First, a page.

How to Work with a TBI Victim - Even if They Don’t Realize They’re Injured

Imagine that you have been involved in a car wreck. Your vehicle was totaled, and you suffered what you believed at the time were moderate injuries - whiplash, a thin wrist fracture and sprained shoulder. Your recollection of the crash is foggy, but after a few weeks of recovery you feel that you are mostly back to your old self…

Yet, something isn't quite right, especially in the way the people in your life are treating you. They seem to be looking at you differently. They talk to you differently. They ask if you remember things that didn't happen, conversations that never took place and they suddenly seem to be treating you as though you are a different person. You're frustrated, and you feel drained by these interactions, so you eventually start withdrawing from the people around you, which only makes them more concerned.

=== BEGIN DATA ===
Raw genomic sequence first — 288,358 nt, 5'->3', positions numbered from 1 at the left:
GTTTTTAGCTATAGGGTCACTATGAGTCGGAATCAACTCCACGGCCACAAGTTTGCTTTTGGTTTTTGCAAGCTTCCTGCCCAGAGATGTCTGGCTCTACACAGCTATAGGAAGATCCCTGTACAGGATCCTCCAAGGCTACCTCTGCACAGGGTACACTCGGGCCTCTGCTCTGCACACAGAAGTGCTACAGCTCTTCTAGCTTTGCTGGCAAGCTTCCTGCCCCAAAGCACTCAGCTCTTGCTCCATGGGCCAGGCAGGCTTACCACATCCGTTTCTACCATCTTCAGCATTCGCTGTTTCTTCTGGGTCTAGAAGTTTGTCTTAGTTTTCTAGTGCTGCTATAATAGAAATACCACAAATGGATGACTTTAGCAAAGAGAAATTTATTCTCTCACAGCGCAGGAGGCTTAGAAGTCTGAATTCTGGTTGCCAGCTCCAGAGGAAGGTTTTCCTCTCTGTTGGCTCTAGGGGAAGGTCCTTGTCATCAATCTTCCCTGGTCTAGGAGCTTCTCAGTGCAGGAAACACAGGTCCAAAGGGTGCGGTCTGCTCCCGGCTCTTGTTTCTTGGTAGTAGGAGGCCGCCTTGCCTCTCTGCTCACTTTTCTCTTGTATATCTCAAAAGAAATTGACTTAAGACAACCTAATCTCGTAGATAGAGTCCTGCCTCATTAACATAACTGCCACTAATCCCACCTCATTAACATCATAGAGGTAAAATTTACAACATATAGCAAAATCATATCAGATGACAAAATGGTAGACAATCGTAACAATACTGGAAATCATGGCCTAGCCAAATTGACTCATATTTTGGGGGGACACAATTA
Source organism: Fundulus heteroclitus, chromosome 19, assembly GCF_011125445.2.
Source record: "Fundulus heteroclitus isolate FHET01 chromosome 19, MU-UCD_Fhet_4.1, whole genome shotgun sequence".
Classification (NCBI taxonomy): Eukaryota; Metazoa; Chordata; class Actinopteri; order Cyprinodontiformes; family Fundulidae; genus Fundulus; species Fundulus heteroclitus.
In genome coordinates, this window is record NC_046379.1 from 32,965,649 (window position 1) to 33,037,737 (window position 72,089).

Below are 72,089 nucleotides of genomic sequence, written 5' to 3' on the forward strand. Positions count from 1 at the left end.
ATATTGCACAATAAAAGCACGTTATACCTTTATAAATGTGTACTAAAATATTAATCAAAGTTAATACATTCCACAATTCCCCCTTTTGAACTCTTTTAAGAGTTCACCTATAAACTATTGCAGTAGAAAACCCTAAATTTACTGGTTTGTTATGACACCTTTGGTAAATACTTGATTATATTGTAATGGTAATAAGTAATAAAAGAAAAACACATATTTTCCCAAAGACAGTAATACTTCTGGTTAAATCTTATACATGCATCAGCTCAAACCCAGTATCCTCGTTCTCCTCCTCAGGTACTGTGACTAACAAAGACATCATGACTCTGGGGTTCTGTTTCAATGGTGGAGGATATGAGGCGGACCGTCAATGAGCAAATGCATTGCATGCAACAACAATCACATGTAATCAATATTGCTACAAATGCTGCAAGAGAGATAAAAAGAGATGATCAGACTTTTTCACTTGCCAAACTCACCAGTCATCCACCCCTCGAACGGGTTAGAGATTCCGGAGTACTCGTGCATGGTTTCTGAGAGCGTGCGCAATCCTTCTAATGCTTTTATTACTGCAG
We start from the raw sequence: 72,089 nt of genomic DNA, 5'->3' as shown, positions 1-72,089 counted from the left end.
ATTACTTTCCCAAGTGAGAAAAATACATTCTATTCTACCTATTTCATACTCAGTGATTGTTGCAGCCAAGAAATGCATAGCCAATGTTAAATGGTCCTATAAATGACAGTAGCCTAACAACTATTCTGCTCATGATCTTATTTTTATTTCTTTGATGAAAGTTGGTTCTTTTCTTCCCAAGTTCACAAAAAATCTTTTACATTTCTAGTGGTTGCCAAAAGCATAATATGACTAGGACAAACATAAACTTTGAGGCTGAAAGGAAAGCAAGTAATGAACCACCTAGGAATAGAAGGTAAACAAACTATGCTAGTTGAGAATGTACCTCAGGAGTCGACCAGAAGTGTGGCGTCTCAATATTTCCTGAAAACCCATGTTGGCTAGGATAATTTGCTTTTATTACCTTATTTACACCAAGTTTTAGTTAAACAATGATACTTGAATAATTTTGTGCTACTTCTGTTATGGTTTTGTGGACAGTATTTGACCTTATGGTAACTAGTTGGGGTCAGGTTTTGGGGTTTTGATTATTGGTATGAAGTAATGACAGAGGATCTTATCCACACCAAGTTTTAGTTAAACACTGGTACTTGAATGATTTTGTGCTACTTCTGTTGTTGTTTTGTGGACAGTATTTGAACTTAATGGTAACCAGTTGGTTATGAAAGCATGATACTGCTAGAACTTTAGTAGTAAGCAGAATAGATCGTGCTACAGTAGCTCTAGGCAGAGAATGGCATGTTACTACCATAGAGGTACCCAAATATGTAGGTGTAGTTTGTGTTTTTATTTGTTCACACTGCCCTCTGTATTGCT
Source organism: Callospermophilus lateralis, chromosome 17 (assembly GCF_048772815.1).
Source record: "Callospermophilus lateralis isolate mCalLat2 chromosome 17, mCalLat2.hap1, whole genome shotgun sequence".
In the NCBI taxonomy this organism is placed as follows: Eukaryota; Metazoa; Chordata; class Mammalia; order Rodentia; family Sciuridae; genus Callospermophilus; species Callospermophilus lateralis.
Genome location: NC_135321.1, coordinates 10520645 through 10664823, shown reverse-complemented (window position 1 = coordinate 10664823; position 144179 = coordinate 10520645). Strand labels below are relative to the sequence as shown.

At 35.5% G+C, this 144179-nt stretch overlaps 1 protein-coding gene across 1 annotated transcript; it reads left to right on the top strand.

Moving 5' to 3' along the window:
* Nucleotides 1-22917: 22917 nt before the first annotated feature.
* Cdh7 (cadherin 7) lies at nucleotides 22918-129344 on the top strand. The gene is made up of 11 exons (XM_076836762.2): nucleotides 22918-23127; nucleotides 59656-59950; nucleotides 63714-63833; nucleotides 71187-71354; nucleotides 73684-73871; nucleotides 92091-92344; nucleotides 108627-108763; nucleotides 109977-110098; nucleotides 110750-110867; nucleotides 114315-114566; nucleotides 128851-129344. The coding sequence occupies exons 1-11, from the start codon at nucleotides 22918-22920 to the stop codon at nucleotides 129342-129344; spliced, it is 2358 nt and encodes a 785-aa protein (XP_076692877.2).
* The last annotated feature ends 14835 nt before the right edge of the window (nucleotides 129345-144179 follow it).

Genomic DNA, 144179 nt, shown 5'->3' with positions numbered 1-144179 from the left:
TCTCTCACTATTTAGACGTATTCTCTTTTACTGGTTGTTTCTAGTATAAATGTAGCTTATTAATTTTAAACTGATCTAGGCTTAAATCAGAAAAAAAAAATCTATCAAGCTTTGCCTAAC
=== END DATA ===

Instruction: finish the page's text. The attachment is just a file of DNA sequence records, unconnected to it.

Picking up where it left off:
Knowing how to identify brain injuries and how to interact with someone that has suffered a brain injury are key to bridging the divide between a victim and their families. Understanding the problem will put the challenges they face into context and make it easier to move forward and create an environment in which a victim can begin recovery.

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